The seller could probably get $1000 for the Libre wheels by themselves.

      Like 1
      • Little_Cars

        That’s about right. Four lug Libre wheels were commonplace through the late 60s and into the 70s. Of course, there are reproductions made that sell for $$$ each. I would be curious to know if they’ve suffered any curb rash like the rest of the car. Or if they are even a matched set for bead-to-bead width. I believe old Libres may actually be made from magnesium which will crack if you abuse them, having them installed on a daily driver can be an experience to get them balanced right.

  7. art

    This car has been for sale FOREVER..close to two years now. Something’s amiss

    Like 1
    • Little_Cars

      I contacted the seller. Cryptically he mentions the front fender and door both suffer from a “tow bar incident” hence the spare door being offered with the old fender. I also confirmed 4 Libre style wheels have new tires, are balanced, and come with center caps. Why this car hasn’t been repainted and those wheels permanently installed is beyond me. Oh, forgot the mention, the wood siding is a mess above the belt line, but in great shape below where the body side molding was removed. Maybe with a little ingenuity the new owner could just replace the faux wood above that line and save some restoration cost. Still overpriced for what we get.

      Like 1
  8. djkenny

    I had a 74 Pinto sedan I bought for $1250 in 2002. Saddle Brone was the color. Old lady owned since new, just driven to the grocery store and church on Sundays and had 15k original miles. Her daughter sold it to me after her mom passed away a year prior. She Put 10k on it that year. Yes. It had 5000 miles on it when she Received it in 2000.
    Still had factory tape on rear leaf springs. Time Capsule. Not a Hint of rust. Original bill of sale, manual, Recall slips, etc.
    Took me a year to sell it. Failed attempts on eBay. Only asking $2000 for it in 2005. Kept getting $1000-1250 offers. Finally sold it to a kid for $1750 with 26k on it, got 1 crack on dash during ownership.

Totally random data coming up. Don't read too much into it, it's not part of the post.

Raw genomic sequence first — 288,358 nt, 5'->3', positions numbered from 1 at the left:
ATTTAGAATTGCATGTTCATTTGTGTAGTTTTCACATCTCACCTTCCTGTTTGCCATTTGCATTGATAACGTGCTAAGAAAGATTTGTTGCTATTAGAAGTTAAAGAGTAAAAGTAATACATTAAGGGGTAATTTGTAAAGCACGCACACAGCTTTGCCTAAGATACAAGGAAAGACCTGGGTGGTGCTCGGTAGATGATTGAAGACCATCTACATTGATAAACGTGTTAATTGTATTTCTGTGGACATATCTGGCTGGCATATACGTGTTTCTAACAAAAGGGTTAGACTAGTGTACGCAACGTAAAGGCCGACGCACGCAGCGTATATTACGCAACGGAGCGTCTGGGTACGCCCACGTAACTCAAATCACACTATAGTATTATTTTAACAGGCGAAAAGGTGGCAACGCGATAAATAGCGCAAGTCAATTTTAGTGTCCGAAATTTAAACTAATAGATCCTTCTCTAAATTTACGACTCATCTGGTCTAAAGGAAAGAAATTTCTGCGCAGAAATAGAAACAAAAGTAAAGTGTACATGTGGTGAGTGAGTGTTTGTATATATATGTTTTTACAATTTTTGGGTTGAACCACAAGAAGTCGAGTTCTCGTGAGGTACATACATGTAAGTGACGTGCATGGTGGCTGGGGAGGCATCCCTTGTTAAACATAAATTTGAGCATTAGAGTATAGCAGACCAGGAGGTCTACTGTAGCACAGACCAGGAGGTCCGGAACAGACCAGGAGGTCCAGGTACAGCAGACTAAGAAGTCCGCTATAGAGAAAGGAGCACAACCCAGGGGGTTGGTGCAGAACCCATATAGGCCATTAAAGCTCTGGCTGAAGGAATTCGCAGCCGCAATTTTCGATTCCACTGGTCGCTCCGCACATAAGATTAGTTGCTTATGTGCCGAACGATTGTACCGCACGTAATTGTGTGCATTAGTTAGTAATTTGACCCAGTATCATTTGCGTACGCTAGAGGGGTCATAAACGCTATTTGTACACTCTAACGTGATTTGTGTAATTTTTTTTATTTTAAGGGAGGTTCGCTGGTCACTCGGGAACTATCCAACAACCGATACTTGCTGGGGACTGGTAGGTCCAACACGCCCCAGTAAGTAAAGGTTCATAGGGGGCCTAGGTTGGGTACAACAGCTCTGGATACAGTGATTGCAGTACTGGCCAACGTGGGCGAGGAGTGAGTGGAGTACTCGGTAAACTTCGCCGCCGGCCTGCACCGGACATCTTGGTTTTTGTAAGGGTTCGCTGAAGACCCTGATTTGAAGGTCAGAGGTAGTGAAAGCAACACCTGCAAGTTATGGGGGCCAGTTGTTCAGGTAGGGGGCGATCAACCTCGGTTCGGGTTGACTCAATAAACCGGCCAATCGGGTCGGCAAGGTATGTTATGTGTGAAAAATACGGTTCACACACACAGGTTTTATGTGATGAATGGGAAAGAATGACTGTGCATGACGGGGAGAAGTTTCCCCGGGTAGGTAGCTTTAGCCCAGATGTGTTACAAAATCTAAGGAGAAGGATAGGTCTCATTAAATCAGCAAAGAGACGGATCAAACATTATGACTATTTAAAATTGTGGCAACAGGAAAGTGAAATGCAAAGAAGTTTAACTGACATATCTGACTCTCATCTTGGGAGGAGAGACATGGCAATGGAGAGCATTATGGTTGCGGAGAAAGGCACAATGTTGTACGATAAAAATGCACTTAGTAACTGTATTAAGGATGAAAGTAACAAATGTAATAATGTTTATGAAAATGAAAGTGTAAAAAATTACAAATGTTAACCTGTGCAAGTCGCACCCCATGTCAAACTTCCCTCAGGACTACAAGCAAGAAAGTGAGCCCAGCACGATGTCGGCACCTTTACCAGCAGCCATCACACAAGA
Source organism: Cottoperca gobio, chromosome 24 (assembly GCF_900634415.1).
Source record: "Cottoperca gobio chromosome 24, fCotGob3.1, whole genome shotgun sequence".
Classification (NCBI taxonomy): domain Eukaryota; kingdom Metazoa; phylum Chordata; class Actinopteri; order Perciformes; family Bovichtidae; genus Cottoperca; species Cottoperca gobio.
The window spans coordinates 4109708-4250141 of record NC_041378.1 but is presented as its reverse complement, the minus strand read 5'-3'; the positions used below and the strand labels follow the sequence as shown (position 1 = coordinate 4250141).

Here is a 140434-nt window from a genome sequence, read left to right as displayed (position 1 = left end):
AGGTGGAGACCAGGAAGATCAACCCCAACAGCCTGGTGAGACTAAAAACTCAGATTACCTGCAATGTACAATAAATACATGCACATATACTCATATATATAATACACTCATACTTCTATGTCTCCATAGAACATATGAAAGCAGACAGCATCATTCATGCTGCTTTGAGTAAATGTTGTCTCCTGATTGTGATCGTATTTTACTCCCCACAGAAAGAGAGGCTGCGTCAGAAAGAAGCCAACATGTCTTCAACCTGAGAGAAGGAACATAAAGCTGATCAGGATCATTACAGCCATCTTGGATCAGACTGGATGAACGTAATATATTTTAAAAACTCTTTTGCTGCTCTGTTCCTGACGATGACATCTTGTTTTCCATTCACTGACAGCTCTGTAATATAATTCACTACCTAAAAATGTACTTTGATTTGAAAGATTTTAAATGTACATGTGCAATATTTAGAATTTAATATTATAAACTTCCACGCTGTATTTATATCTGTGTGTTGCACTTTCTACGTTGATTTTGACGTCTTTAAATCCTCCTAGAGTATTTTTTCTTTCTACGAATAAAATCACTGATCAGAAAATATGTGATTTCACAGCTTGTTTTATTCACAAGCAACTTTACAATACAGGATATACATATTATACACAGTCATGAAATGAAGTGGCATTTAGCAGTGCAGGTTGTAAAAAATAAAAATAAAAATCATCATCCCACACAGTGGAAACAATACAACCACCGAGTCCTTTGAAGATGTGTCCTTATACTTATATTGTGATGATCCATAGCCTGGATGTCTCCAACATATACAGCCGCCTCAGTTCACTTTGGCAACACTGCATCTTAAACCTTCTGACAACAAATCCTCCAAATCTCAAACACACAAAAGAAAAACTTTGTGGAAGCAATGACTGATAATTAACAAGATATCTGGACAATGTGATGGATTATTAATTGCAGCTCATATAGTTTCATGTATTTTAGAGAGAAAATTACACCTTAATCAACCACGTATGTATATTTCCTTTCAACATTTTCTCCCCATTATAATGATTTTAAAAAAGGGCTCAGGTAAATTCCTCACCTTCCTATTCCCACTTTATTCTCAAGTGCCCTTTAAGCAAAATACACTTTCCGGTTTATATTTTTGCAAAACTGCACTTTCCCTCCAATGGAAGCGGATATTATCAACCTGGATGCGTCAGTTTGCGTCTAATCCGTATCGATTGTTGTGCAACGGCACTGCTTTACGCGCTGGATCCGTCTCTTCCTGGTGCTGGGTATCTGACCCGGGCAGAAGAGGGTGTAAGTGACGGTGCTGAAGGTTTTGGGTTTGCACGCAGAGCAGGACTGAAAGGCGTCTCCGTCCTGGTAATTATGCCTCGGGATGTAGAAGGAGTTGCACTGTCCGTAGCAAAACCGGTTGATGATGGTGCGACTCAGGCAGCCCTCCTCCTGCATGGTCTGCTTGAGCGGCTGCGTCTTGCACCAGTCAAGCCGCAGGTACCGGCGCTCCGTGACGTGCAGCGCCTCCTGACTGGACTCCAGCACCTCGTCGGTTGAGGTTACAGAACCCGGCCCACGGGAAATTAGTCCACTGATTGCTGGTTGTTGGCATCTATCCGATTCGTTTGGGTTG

It was a miserable car to drive. The emissions mandates of the 74 models sucked the life out of the motor. Combined with boat anchor bumpers… just miserable. Even as a manual.
    This Pinto? If you want a project, its $800 to me. It needs A LOT.

    Like 2
  9. Maverick

    V8 anyone.

    • chrlsful

      course not too heavy, the head w/D shaped ports,
      3 yr later ign (DSII), headers (may B turbo, I kinda like the Lima as is) and 4 Keihins!

  10. Little_Cars

    Additional words from the seller. “I would … recommend trailering it due to oil leaks. Though they are not extreme oil leaks they are leaks and the fluids …need constant checks. It is most comfortable at about 55-62mph. It will do that speed all day long. Don’t know that I would put it on….the interstate… at 70-80mph as it is 46 years old.

    I am only selling because my daughter graduates high school today and will be attending college in the fall so the money will go straight to her educational goals.

    It looks to me as though the oil pan gasket, front main seal seeps as does the rear main seal, and trans tail shaft housing seal are the major areas of concern on a long distance trip. The rear dif was just serviced, trans was filled, filters changed oil, air, fuel.”

  11. Joe L

    I will give you $1000 cash as is.
    I can tell It needs a lot of work.